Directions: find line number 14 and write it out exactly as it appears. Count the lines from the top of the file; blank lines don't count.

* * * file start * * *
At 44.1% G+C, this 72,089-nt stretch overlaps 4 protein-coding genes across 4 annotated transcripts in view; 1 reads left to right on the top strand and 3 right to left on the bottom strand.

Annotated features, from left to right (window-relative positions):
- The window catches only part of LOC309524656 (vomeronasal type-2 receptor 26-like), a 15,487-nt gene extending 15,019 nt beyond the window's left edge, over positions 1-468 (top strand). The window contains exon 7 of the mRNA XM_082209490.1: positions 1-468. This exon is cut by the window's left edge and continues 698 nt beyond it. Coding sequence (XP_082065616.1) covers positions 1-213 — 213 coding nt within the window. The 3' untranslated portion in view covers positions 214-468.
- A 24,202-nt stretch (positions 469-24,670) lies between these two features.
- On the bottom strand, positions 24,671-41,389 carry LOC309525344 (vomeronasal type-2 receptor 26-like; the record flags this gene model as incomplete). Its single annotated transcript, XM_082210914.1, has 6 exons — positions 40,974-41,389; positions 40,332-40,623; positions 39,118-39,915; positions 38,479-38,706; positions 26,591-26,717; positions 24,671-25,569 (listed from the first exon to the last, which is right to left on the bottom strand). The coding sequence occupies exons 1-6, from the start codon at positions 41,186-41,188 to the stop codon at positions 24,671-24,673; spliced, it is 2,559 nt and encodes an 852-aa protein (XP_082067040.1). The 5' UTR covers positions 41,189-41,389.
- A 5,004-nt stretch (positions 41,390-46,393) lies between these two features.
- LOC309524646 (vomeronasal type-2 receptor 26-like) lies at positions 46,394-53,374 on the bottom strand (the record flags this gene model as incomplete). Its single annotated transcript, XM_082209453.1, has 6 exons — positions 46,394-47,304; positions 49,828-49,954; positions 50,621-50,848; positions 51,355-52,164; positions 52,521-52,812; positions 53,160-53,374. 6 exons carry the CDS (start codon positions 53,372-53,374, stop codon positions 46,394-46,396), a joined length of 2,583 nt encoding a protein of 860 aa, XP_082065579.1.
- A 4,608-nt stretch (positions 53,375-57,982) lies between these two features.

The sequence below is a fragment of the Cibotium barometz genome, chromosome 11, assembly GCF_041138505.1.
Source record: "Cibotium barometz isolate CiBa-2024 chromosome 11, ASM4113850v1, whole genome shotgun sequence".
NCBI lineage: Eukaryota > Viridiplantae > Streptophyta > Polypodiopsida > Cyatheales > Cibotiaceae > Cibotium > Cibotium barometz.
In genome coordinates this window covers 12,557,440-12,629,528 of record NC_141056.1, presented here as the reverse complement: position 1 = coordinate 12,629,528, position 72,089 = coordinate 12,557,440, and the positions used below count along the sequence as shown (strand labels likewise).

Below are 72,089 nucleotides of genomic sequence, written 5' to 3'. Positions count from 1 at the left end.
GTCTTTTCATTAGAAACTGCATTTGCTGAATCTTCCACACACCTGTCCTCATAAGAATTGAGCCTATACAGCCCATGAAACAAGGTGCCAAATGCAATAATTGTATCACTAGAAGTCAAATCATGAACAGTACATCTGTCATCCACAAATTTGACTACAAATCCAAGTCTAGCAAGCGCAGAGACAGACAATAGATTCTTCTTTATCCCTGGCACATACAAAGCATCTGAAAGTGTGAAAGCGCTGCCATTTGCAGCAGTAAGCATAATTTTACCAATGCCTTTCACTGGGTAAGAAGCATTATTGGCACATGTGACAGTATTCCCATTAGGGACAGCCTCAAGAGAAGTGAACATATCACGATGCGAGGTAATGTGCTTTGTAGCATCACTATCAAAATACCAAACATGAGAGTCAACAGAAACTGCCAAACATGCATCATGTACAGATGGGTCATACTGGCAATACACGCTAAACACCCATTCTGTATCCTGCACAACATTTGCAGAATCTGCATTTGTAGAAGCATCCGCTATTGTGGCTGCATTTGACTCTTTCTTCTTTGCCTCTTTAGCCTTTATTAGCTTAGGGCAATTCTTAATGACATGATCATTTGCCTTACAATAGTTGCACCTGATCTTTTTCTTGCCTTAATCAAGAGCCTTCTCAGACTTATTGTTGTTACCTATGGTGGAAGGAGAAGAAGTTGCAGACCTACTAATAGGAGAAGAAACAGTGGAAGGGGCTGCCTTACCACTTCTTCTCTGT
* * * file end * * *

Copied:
GTCTTTTCATTAGAAACTGCATTTGCTGAATCTTCCACACACCTGTCCTCATAAGAATTGAGCCTATACAGCCCATGAAACAAGGTGCCAAATGCAATAATTGTATCACTAGAAGTCAAATCATGAACAGTACATCTGTCATCCACAAATTTGACTACAAATCCAAGTCTAGCAAGCGCAGAGACAGACAATAGATTCTTCTTTATCCCTGGCACATACAAAGCATCTGAAAGTGTGAAAGCGCTGCCATTTGCAGCAGTAAGCATAATTTTACCAATGCCTTTCACTGGGTAAGAAGCATTATTGGCACATGTGACAGTATTCCCATTAGGGACAGCCTCAAGAGAAGTGAACATATCACGATGCGAGGTAATGTGCTTTGTAGCATCACTATCAAAATACCAAACATGAGAGTCAACAGAAACTGCCAAACATGCATCATGTACAGATGGGTCATACTGGCAATACACGCTAAACACCCATTCTGTATCCTGCACAACATTTGCAGAATCTGCATTTGTAGAAGCATCCGCTATTGTGGCTGCATTTGACTCTTTCTTCTTTGCCTCTTTAGCCTTTATTAGCTTAGGGCAATTCTTAATGACATGATCATTTGCCTTACAATAGTTGCACCTGATCTTTTTCTTGCCTTAATCAAGAGCCTTCTCAGACTTATTGTTGTTACCTATGGTGGAAGGAGAAGAAGTTGCAGACCTACTAATAGGAGAAGAAACAGTGGAAGGGGCTGCCTTACCACTTCTTCTCTGT